barbed wire fence, we approached “the perfect
elk meadow,” a name that had come to
mind the first time I had seen it two seasons
before. I rounded a huge, ground hugging cedar
and stopped suddenly. I couldn’t believe
my eyes — a huge 7×7 bull walked tranquilly
across the meadow with his small harem of
cows. I excitedly waved Steven over to take a
look.

We huddled behind the cedar admiring the
majestic bull. A squirt of talcum powder from
a small bottle drifted back into my face. The
bull brought his head back and grunted deeply
without bugling, then lowered his head to rake
the ground with his horns. I adjusted the diaphragm
in my mouth, pressed my lips against
my grunt tube and let out my best bugle, followed
by five, throaty grunts. The bull
stopped, turned our way, and screamed at the
top of his lungs. I grunted at the enraged bull
and waited. The bull trotted toward us bugling
his head off. “He’s coming in.”

I shakily nocked an arrow, and looked up
to see the bull still coming our way. The wapati
reached the barbed wire fence 80 yards
ahead and walked behind a screening tree. I
seized the opportunity to move closer. The bull
hopped the fence without touching even a
hair. He continued past at a 90-degree angle,
caring the cedar I was using to hide myself.
I drew my bow. “This is too easy,” I thought.

The bull stopped for an instant as the string
slipped from my calf skin tab. At 50 yards the
bull had time to begin walking again, before
the arrow struck. I was in horror, as the arrow
met the elk after one long step. The arrow
disappeared into the bulls liver area. He was
hit, but was it good enough?

The bull spun and ran through the fence he
had jumped earlier and across the open
meadow. then vanished from sight. As we
watched, a small 6×6 walked into view across
the grassy meadow from a line of trees that
jutted into the open.

We watched the 6×6 through binoculars
for a short time, not believing how many elk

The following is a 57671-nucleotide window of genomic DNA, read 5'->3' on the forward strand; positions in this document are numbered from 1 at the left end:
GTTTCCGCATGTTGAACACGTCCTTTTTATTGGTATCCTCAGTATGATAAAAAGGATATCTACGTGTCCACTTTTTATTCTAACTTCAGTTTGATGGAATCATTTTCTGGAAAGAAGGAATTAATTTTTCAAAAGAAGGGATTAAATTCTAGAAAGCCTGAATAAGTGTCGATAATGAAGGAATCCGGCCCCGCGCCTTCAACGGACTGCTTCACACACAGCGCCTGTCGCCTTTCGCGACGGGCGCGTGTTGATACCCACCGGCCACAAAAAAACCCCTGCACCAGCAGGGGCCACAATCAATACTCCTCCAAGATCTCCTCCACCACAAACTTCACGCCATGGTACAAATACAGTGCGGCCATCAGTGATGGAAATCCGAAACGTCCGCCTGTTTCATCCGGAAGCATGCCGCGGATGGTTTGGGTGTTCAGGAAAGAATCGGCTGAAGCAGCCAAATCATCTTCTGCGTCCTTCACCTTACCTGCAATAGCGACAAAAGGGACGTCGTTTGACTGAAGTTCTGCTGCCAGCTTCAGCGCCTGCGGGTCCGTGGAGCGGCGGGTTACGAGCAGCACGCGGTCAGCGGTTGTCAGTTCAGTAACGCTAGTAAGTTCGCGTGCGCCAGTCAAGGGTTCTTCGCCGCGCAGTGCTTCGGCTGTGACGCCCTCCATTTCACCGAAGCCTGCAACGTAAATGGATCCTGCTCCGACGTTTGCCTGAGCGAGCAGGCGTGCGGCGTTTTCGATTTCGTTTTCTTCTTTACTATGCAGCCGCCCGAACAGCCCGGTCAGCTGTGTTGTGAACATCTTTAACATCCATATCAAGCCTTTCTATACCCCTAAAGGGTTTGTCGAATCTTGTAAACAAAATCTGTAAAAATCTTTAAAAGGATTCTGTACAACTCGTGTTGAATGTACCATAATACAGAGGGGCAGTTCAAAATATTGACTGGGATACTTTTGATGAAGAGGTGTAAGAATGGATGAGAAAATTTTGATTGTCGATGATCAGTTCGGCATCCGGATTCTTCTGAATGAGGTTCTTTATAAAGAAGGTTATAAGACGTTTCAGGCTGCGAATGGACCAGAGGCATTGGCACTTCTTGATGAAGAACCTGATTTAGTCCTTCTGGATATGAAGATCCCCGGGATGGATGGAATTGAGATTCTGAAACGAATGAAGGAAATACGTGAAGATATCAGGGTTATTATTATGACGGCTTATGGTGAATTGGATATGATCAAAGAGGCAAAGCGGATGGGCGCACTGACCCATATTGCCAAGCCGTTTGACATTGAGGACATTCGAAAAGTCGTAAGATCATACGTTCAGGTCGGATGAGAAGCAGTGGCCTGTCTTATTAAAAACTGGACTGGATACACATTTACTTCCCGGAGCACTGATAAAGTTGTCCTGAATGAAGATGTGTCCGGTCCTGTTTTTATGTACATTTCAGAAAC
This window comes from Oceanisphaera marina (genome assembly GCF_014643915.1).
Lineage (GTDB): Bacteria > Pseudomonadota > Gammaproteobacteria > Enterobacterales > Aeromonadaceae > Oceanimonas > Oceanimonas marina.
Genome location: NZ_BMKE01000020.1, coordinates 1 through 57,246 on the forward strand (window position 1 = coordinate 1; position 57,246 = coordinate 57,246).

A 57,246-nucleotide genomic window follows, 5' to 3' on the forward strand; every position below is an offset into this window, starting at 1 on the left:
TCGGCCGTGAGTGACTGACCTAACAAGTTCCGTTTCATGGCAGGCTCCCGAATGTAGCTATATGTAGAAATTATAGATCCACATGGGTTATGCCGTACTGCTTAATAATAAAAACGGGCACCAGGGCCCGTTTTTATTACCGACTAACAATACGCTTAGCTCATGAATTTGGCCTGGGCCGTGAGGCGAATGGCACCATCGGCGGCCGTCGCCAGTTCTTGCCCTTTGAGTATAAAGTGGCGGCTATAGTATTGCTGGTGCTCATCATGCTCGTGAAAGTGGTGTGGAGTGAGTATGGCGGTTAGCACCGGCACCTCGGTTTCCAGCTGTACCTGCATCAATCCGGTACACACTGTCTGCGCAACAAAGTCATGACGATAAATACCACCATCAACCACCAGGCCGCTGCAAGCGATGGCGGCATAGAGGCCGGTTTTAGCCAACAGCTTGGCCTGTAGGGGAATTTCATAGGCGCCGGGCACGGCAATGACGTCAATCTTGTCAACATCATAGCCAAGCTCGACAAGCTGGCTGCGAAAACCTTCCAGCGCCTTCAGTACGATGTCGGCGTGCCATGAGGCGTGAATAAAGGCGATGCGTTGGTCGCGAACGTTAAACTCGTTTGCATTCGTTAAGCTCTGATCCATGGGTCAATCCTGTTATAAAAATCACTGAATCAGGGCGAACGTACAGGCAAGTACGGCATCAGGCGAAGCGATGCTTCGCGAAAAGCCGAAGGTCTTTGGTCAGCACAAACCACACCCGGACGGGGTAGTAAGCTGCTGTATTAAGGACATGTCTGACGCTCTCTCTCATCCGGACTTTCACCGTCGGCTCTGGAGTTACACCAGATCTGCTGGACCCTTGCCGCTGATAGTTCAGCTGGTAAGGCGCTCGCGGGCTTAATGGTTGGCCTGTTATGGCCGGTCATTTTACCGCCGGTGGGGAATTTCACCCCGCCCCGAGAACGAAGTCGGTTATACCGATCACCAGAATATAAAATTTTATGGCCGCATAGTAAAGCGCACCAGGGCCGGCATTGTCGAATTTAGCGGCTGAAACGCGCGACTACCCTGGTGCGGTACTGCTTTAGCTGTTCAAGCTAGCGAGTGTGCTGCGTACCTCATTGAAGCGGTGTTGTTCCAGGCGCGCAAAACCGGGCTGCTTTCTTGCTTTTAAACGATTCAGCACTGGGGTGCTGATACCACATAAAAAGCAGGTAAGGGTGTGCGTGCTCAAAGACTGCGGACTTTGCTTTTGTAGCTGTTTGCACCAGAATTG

we were seeing already, not even 500 yards
from the truck. The small bull walked to one
of the ponderosas at the tip of the peninsula of
trees and stood beneath it’s boughs. We
turned away to start our stalk, wasting no time
in getting into the area.

We removed our shoes, and proceded.
Cold feet silent against the cutting ground, we
drew closer, feeling every twig and pebble.
Soon we were close and the chilled western
breeze still holding steady. Steven nocked an
arrow and drew a few deep breaths. He held
up the crossed fingers of his left hand and
smiled. then drifted ahead with me shadowing
him.

The bull rounded a tree 60 yards out, and
froze in his tracks at the sight of the two lumps
of moving brush. Steven slowly drew his bow
and anchored. “Sixty yards — 60 yards,” I
hissed quietly. Steven held his bow drawn for
what seemed a long time, then slowly let it
down. “Too far,” he whispered.
I cow talked very quietly to the bull but he
was no pushover. The curious bull let out a
loud bark and waited for a reaction. Pushing
the diaphragm to the front of my mouth I
barked back at him. He took a few steps toward
us then stamped his feet and let out another
ear piercing bark, This went on for at
least 10 minutes before the bull turned and
trotted away. Steven said, “If he had been 10
yards closer I would have shot. I just kept
thinking we already had one bull hit, we
didn’t need me to wound another. We still
have four days of hunting left.” That was a
hard decision for a guy on his first elk hunt.

After taking a short nap, we took up the
trail of my elk. We found one good puddle of
blood were he had entered the trees but from
there the drops were small and infrequent. We
followed mostly hoof prints in the soil when
we lost the blood. As we found even the slightest
sign it was marked so it could be referenced
if we lost the trail. We began to End less
blood sign and the ground had become rockier —
we were making very little headway.
The elks trail ended at the edge of a rim-rock
bordered canyon.

Steven and I split up to search for the bull.
I searched until the sinking sun forced me to
retreat to the truck. I was disgusted. I guess if
you hunt long enough, one day the odds will
catch up with you ~ and you will loose an
animal. Should I have taken the long shot? I
might have been able to call him closer — he
was interested enough. Why couldn’t I have
hit him better? I felt sorry for the magnificent
animal. and wished I had never seen him. I
tore my tag from my license — my hunt was
over. Sleep would be difficult tonight.

At first light the following morning Perry
and I returned to where the trail had been lost,
hoping that fresh eyes and bodies could better
follow the trail. I couldn’t believe how easy
the trail seemed after the day before. In a matter
of hours we trailed the bull to where it had
fallen. I was thankful that I had found the bull
in time to salvage the meat.